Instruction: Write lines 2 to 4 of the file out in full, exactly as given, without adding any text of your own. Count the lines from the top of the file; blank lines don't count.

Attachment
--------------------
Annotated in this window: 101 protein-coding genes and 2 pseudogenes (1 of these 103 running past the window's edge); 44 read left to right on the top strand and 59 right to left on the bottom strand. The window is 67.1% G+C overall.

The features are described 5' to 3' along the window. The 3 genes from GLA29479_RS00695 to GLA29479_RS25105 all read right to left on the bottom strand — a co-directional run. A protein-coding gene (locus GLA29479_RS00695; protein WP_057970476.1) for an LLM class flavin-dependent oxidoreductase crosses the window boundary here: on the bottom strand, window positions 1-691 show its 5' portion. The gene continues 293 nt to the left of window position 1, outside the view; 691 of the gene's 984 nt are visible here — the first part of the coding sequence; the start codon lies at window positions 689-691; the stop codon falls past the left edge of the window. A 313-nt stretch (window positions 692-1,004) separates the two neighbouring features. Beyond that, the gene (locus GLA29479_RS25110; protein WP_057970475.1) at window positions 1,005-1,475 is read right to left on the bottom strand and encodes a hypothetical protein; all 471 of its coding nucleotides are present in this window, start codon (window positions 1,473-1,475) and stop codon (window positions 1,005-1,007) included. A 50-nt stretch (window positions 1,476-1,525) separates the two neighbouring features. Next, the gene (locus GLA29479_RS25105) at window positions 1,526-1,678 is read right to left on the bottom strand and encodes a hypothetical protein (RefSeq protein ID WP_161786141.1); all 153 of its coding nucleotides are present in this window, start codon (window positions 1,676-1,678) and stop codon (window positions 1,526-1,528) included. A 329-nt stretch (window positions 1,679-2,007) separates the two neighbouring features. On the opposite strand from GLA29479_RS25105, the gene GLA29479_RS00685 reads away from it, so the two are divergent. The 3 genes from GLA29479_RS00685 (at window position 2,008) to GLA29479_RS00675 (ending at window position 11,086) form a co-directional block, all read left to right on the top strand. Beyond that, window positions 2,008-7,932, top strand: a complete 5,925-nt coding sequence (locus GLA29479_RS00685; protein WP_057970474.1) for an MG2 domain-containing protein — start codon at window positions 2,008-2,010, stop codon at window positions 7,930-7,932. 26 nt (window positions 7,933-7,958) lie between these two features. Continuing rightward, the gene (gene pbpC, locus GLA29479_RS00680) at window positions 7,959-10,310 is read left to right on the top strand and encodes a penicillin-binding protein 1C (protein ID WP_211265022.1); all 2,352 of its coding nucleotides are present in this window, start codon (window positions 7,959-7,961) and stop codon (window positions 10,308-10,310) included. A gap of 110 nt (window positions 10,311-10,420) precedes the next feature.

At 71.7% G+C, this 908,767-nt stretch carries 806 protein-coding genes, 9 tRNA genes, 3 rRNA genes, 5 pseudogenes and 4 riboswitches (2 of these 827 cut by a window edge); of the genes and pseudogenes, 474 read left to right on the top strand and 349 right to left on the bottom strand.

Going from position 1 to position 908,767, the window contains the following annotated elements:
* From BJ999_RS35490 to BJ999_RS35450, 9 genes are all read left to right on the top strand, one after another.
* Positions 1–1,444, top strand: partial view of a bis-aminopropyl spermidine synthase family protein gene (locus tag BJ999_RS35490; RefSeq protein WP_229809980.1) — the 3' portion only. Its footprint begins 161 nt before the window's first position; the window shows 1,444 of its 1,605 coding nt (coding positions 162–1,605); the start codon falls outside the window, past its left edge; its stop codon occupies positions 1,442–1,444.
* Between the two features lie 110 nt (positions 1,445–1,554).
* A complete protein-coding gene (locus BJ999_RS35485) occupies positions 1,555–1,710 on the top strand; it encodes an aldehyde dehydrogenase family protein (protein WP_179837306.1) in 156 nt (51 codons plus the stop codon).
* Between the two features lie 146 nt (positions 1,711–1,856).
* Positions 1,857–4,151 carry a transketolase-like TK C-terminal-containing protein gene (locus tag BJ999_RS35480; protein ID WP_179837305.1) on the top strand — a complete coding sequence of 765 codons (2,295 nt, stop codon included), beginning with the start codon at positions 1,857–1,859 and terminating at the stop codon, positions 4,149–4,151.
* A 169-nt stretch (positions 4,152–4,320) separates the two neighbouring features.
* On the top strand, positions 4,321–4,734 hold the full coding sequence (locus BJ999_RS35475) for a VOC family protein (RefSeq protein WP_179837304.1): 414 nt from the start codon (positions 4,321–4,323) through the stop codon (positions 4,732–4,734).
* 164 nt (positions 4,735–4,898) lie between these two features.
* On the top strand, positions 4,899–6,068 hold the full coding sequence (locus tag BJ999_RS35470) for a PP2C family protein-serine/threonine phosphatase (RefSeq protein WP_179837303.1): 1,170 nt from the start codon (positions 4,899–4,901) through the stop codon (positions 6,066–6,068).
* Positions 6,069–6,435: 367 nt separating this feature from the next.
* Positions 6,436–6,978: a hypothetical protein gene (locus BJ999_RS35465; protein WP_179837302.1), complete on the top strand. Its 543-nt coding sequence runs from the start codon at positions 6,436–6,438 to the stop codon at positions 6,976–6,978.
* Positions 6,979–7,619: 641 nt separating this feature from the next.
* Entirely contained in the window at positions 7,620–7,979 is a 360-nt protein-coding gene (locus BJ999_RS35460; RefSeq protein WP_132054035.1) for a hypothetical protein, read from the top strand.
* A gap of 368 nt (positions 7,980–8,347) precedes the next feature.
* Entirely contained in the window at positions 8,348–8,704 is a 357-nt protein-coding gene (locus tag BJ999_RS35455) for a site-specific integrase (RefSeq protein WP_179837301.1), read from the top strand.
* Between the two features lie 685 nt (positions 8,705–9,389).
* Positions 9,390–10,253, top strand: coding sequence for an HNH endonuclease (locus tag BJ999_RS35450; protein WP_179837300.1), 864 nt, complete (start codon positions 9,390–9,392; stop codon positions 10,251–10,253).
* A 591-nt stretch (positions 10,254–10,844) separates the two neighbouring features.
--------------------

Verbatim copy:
The features are described 5' to 3' along the window. The 3 genes from GLA29479_RS00695 to GLA29479_RS25105 all read right to left on the bottom strand — a co-directional run. A protein-coding gene (locus GLA29479_RS00695; protein WP_057970476.1) for an LLM class flavin-dependent oxidoreductase crosses the window boundary here: on the bottom strand, window positions 1-691 show its 5' portion. The gene continues 293 nt to the left of window position 1, outside the view; 691 of the gene's 984 nt are visible here — the first part of the coding sequence; the start codon lies at window positions 689-691; the stop codon falls past the left edge of the window. A 313-nt stretch (window positions 692-1,004) separates the two neighbouring features. Beyond that, the gene (locus GLA29479_RS25110; protein WP_057970475.1) at window positions 1,005-1,475 is read right to left on the bottom strand and encodes a hypothetical protein; all 471 of its coding nucleotides are present in this window, start codon (window positions 1,473-1,475) and stop codon (window positions 1,005-1,007) included. A 50-nt stretch (window positions 1,476-1,525) separates the two neighbouring features. Next, the gene (locus GLA29479_RS25105) at window positions 1,526-1,678 is read right to left on the bottom strand and encodes a hypothetical protein (RefSeq protein ID WP_161786141.1); all 153 of its coding nucleotides are present in this window, start codon (window positions 1,676-1,678) and stop codon (window positions 1,526-1,528) included. A 329-nt stretch (window positions 1,679-2,007) separates the two neighbouring features. On the opposite strand from GLA29479_RS25105, the gene GLA29479_RS00685 reads away from it, so the two are divergent. The 3 genes from GLA29479_RS00685 (at window position 2,008) to GLA29479_RS00675 (ending at window position 11,086) form a co-directional block, all read left to right on the top strand. Beyond that, window positions 2,008-7,932, top strand: a complete 5,925-nt coding sequence (locus GLA29479_RS00685; protein WP_057970474.1) for an MG2 domain-containing protein — start codon at window positions 2,008-2,010, stop codon at window positions 7,930-7,932. 26 nt (window positions 7,933-7,958) lie between these two features. Continuing rightward, the gene (gene pbpC, locus GLA29479_RS00680) at window positions 7,959-10,310 is read left to right on the top strand and encodes a penicillin-binding protein 1C (protein ID WP_211265022.1); all 2,352 of its coding nucleotides are present in this window, start codon (window positions 7,959-7,961) and stop codon (window positions 10,308-10,310) included. A gap of 110 nt (window positions 10,311-10,420) precedes the next feature.

At 71.7% G+C, this 908,767-nt stretch carries 806 protein-coding genes, 9 tRNA genes, 3 rRNA genes, 5 pseudogenes and 4 riboswitches (2 of these 827 cut by a window edge); of the genes and pseudogenes, 474 read left to right on the top strand and 349 right to left on the bottom strand.

Going from position 1 to position 908,767, the window contains the following annotated elements: